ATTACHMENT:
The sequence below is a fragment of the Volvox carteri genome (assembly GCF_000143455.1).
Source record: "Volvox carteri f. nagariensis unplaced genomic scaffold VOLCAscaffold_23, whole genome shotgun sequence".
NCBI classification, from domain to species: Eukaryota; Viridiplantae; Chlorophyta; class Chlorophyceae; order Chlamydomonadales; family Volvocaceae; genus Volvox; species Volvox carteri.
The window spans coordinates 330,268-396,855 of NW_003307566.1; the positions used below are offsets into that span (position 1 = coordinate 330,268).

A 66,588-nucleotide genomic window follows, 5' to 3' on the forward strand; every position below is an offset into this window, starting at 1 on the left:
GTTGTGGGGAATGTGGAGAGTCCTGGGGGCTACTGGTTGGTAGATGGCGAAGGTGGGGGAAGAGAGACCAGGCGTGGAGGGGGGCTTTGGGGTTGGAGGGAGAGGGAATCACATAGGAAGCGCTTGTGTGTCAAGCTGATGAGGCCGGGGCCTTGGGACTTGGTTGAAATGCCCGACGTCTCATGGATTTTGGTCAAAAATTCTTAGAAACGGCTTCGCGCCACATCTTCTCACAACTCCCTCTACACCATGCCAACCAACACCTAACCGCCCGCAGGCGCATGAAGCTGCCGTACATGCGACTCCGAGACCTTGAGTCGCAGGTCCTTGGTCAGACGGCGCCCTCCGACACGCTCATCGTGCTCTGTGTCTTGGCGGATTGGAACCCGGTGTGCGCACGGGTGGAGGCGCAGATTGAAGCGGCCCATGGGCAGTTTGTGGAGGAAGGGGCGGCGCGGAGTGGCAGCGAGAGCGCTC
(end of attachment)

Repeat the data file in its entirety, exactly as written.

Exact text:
The sequence below is a fragment of the Volvox carteri genome (assembly GCF_000143455.1).
Source record: "Volvox carteri f. nagariensis unplaced genomic scaffold VOLCAscaffold_23, whole genome shotgun sequence".
NCBI classification, from domain to species: Eukaryota; Viridiplantae; Chlorophyta; class Chlorophyceae; order Chlamydomonadales; family Volvocaceae; genus Volvox; species Volvox carteri.
The window spans coordinates 330,268-396,855 of NW_003307566.1; the positions used below are offsets into that span (position 1 = coordinate 330,268).

A 66,588-nucleotide genomic window follows, 5' to 3' on the forward strand; every position below is an offset into this window, starting at 1 on the left:
GTTGTGGGGAATGTGGAGAGTCCTGGGGGCTACTGGTTGGTAGATGGCGAAGGTGGGGGAAGAGAGACCAGGCGTGGAGGGGGGCTTTGGGGTTGGAGGGAGAGGGAATCACATAGGAAGCGCTTGTGTGTCAAGCTGATGAGGCCGGGGCCTTGGGACTTGGTTGAAATGCCCGACGTCTCATGGATTTTGGTCAAAAATTCTTAGAAACGGCTTCGCGCCACATCTTCTCACAACTCCCTCTACACCATGCCAACCAACACCTAACCGCCCGCAGGCGCATGAAGCTGCCGTACATGCGACTCCGAGACCTTGAGTCGCAGGTCCTTGGTCAGACGGCGCCCTCCGACACGCTCATCGTGCTCTGTGTCTTGGCGGATTGGAACCCGGTGTGCGCACGGGTGGAGGCGCAGATTGAAGCGGCCCATGGGCAGTTTGTGGAGGAAGGGGCGGCGCGGAGTGGCAGCGAGAGCGCTC